A trust is a three-party fiduciary relationship in which the first party, the trustor or settlor, transfers (“settles”) a property (often but not necessarily a sum of money) upon the second party (the trustee) for the benefit of the third party, the beneficiary.
A testamentary trust is created by a will and arises after the death of the settlor. An inter vivos trust is created during the settlor’s lifetime by a trust instrument. A trust may be revocable or irrevocable; in the United States, a trust is presumed to be irrevocable unless the instrument or will creating it states it is revocable, except Texas, where trusts are presumed to be revocable until the instrument or will creating them states they are irrevocable. An irrevocable trust can be “broken” (revoked) only by a judicial proceeding.
The trustee is the legal owner of the property in trust, as fiduciary for the beneficiary or beneficiaries who is/are the equitable owner(s) of the trust property. Trustees thus have a fiduciary duty to manage the trust to the benefit of the equitable owners. Some breaches of fiduciary duty can be charged and tried as criminal offenses in a court of law.
A trust is created by a settlor, who transfers title to some or all of his or her property to a trustee, who then holds title to that property in trust for the benefit of the beneficiaries. The trust is governed by the terms under which it was created. In most jurisdictions, this requires a contractual trust agreement or deed. It is possible for a single individual to assume the role of more than one of these parties, and for multiple individuals to share a single role. For example, in a living trust it is common for the grantor to be both a trustee and a lifetime beneficiary while naming other contingent beneficiaries.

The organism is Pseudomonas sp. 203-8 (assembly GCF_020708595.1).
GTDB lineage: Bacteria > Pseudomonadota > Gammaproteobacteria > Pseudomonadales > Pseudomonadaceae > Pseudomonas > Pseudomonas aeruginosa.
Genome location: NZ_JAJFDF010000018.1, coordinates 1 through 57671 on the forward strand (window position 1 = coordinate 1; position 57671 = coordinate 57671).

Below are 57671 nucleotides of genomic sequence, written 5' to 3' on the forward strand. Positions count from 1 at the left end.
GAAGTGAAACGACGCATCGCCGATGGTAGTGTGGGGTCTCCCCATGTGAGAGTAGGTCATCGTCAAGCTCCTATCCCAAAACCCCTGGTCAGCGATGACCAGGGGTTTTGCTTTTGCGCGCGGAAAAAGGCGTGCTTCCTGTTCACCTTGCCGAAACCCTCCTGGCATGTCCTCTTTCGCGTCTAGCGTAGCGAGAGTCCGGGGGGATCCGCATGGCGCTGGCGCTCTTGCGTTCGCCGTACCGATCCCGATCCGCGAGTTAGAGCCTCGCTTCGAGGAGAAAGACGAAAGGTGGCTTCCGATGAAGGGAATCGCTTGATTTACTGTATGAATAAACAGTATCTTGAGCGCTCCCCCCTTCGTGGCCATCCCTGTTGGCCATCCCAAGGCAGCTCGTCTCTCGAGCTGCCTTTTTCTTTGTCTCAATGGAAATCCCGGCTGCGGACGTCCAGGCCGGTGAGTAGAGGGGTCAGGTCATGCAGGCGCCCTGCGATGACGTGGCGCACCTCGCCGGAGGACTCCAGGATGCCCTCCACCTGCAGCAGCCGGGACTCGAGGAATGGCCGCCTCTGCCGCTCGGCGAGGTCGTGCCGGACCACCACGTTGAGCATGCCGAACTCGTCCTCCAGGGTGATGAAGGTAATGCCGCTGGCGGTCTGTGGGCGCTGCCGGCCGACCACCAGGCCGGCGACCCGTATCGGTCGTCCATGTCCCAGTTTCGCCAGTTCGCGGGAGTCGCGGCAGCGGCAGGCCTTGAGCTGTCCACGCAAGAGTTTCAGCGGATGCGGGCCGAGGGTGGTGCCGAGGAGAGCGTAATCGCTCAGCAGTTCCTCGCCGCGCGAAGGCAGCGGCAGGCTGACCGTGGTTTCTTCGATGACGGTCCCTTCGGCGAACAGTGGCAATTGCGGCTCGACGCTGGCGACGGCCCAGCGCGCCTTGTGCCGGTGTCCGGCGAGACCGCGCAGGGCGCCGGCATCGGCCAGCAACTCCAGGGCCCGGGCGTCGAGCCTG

While the trustee is given legal title to the trust property, in accepting the property title, the trustee owes a number of fiduciary duties to the beneficiaries. The primary duties owed include the duty of loyalty, the duty of prudence, the duty of impartiality. In addition, a trustee has a duty to know, understand, and abide by the terms of the trust and relevant law.
There are strong restrictions regarding a trustee with conflict of interests. Courts can reverse a trustee’s actions, order profits returned, and impose other sanctions if they find a trustee has failed in any of their duties. Such a failure is termed a breach of trust and can leave a neglectful or dishonest trustee with severe liabilities for their failures. It is highly advisable for both settlors and trustees to seek qualified legal counsel prior to entering into a trust agreement.
To learn more and schedule a free consultation, please call The Cawlfield Law Firm at 972-382-5400, located on the historic downtown square in Celina, Texas.